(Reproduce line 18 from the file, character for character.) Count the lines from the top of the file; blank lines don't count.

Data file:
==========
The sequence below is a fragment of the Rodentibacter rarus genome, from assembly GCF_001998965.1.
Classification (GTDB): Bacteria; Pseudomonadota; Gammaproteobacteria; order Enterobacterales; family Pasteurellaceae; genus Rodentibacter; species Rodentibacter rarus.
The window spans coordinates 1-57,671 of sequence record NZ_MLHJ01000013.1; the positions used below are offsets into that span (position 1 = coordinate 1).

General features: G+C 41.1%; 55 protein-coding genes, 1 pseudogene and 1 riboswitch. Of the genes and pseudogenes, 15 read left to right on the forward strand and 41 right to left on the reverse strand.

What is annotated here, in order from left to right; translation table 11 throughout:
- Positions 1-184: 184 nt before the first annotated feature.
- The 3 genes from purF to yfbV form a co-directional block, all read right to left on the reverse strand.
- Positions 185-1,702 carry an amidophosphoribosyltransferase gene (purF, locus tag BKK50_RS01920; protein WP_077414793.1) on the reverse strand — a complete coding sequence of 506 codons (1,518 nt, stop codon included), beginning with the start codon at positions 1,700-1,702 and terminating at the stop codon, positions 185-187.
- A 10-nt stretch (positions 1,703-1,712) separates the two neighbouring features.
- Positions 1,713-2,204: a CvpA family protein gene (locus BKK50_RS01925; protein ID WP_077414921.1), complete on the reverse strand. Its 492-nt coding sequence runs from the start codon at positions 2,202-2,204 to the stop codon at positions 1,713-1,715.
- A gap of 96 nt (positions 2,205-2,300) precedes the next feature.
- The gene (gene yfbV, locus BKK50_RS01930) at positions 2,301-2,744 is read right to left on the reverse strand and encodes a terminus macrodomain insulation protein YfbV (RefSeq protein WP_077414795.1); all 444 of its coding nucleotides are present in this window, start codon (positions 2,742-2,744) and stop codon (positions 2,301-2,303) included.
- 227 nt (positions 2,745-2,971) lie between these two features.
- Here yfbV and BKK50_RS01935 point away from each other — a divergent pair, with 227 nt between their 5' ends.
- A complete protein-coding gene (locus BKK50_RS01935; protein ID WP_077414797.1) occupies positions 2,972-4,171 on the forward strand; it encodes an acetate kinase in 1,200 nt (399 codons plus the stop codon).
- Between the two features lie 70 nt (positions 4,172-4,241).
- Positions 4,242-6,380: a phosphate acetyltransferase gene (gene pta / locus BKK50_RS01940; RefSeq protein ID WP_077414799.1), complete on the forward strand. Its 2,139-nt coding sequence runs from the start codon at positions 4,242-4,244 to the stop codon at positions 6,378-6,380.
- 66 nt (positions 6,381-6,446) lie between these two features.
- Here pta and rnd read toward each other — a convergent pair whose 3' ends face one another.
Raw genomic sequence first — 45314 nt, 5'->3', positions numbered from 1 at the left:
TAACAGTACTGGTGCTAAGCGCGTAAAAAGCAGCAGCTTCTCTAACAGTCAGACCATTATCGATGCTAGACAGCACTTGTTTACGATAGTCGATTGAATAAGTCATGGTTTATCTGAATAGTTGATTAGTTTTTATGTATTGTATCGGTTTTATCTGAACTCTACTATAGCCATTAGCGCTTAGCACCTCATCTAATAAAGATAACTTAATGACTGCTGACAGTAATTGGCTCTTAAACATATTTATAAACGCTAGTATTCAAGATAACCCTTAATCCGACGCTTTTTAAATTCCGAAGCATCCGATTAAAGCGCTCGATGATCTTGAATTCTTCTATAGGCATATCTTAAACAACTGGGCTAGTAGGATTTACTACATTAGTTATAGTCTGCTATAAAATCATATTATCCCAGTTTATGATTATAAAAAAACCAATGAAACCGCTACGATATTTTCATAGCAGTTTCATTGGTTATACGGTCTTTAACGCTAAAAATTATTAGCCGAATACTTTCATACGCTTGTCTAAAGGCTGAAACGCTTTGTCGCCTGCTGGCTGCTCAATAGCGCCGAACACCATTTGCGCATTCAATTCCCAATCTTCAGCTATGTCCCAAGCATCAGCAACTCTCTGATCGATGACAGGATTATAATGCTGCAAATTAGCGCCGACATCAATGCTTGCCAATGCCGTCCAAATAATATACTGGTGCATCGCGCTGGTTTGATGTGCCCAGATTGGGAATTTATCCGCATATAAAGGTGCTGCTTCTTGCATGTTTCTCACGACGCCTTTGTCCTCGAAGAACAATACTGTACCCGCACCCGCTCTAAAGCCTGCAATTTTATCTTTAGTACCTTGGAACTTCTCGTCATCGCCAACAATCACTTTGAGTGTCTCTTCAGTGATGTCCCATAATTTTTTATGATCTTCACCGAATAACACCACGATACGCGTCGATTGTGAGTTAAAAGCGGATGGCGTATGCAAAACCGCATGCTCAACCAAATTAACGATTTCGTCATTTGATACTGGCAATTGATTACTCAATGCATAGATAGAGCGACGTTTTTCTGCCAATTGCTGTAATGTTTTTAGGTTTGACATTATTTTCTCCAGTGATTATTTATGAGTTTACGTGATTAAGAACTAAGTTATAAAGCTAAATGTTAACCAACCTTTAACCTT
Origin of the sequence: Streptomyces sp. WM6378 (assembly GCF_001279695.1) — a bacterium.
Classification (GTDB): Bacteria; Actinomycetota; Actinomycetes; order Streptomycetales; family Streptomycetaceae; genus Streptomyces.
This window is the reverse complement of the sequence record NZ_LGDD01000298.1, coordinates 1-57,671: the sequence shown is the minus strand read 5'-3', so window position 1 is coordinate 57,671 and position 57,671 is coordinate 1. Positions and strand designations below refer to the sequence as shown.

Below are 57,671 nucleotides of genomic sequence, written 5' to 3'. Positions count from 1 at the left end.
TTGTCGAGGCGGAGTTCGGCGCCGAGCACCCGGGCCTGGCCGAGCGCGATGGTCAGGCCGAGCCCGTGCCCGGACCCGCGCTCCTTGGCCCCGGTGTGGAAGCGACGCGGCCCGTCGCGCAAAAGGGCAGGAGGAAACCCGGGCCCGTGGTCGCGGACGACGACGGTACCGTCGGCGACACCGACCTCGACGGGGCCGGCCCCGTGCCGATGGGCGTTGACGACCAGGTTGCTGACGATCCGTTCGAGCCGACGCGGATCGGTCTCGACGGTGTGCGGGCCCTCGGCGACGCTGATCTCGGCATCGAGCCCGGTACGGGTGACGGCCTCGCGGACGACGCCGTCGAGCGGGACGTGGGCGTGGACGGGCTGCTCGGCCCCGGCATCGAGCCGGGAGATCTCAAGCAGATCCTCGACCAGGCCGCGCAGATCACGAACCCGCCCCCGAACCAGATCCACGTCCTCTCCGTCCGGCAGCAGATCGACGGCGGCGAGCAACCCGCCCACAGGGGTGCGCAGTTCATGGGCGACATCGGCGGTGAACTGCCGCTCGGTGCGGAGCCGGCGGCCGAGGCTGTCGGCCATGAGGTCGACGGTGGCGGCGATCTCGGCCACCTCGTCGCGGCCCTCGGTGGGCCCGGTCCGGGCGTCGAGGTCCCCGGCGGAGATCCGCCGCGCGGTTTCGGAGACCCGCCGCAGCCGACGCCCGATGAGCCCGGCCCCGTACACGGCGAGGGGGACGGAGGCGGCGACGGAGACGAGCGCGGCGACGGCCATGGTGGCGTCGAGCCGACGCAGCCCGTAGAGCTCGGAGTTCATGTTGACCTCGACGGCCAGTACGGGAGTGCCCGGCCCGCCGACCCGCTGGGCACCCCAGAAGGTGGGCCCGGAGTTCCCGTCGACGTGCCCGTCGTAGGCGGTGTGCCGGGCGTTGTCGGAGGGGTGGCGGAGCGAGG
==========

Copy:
- 66 nt (positions 6,381-6,446) lie between these two features.